After reading Hitchens' book, I turned to some lighter fare and read Ernest Hemingway's A Moveable Feast, in preparation for our upcoming trip to Paris. His account of living in Paris as a young, struggling writer in the mid-1920s is a great read. I especially appreciated his insights and compassion for his alcoholic friend, F. Scott Fitzgerald. The book isn't very long, and can be finished in less than a day, if you're interested in reading it (unless you've already beaten me to it).
Another book I read in preparation for our Paris trip was Murder in the Marais, by Cara Black. This is the first book of Black's Aimee LeDuc mystery series, and the second one I've read. The book is set in the Jewish quarter of Paris and uses the plot device of tensions between neo-Nazi skinheads and Jewish survivors of World War II to explore some interesting sociopolitical and historical questions about Parisian society. The series is enjoyable, but I think Donna Leon's Inspector Brunetti series (which is set in Venice) is superior for both character development and scene-setting. Perhaps I'll feel differently after visiting Paris. I know my appreciation of Leon's series is enhanced by my recollections of Venice, so maybe I'll feel more positive about Black's series after I've seen the City of Light for myself. But Aimee LeDuc hasn't been, thus far, as engaging and complex a character as Guido Brunetti. I'll have to see if she grows as the series develops.
Having read a couple of books set in Paris, I turned my attention homeward and read Gail Collins' recently released, As Texas Goes. In this book, Collins examines the outsized influence Texas politicians and policies have had on the USA over the past several decades. Collins explores Texas' influence on American education through
a) its longstanding textbook adoption policies,
b) President George W. Bush's No Child Left Behind initiative, which was based on Texas' attempts to reform its school system during his tenure as governor, and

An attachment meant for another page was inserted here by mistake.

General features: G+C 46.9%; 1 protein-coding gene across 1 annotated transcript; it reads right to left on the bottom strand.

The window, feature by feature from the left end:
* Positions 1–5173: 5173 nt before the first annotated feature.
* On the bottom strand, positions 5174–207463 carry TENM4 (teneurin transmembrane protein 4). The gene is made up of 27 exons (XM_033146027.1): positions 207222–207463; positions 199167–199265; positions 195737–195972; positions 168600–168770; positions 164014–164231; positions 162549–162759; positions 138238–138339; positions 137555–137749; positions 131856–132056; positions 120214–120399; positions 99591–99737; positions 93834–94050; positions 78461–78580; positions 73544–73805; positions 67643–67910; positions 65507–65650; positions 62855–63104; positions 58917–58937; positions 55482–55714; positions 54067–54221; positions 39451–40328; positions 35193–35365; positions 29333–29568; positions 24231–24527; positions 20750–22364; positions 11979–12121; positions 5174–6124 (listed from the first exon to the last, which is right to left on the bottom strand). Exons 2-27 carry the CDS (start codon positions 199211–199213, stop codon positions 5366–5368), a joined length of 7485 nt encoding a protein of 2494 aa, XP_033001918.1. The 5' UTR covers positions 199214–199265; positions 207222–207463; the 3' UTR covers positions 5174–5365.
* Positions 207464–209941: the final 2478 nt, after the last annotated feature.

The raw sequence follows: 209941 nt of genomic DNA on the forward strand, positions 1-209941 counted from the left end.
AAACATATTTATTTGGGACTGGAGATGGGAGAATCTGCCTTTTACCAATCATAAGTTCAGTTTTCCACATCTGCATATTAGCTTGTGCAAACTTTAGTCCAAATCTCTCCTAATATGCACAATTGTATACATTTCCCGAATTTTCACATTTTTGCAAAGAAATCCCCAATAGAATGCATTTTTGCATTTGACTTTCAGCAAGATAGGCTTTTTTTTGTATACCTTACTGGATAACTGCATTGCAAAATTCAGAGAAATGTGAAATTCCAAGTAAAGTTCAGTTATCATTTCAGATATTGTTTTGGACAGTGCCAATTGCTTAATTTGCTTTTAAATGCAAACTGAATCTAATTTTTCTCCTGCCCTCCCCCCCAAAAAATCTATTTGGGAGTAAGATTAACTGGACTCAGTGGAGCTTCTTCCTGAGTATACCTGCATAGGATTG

c) sex education, or should I say miseducation, policies, which have contributed to serious issues with high teen pregnancy rates and an alarming spread of sexually transmitted diseases. Since a fervor for abstinence-only sex education is spreading among American conservatives, this issue is not simply a local or regional one; it's increasingly becoming a national matter for concern and sociopolitical conflict.
Collins also examines the disproportionate influence of the Texas oil industry on American energy policies, including opposition to the notion of global warming, and explains how Texas' extreme pro-business/anti-government/anti-regulation attitude led to various economic disasters of the past couple of decades, including the Wall Street meltdown of 2008. And last but certainly not least, Collins discusses connections between Texas' extreme libertarian attitude and the Tea Party that has arisen nationally in the past few years.
Collins book is well-researched, well-written, exhaustively documented in endnotes and bibliography, and well worth reading.
For the sake of completeness, I'll note that I also read a little novella called Exposed during the rainstorm, which was entertaining but not worth more than a passing mention. Consider it both passed and mentioned now.
Now, I'm back home for two weeks, and then we'll be heading to Annapolis for another week's vacation in mid-July. I'll rest for a day or two, then start planning that week's menu and reading list.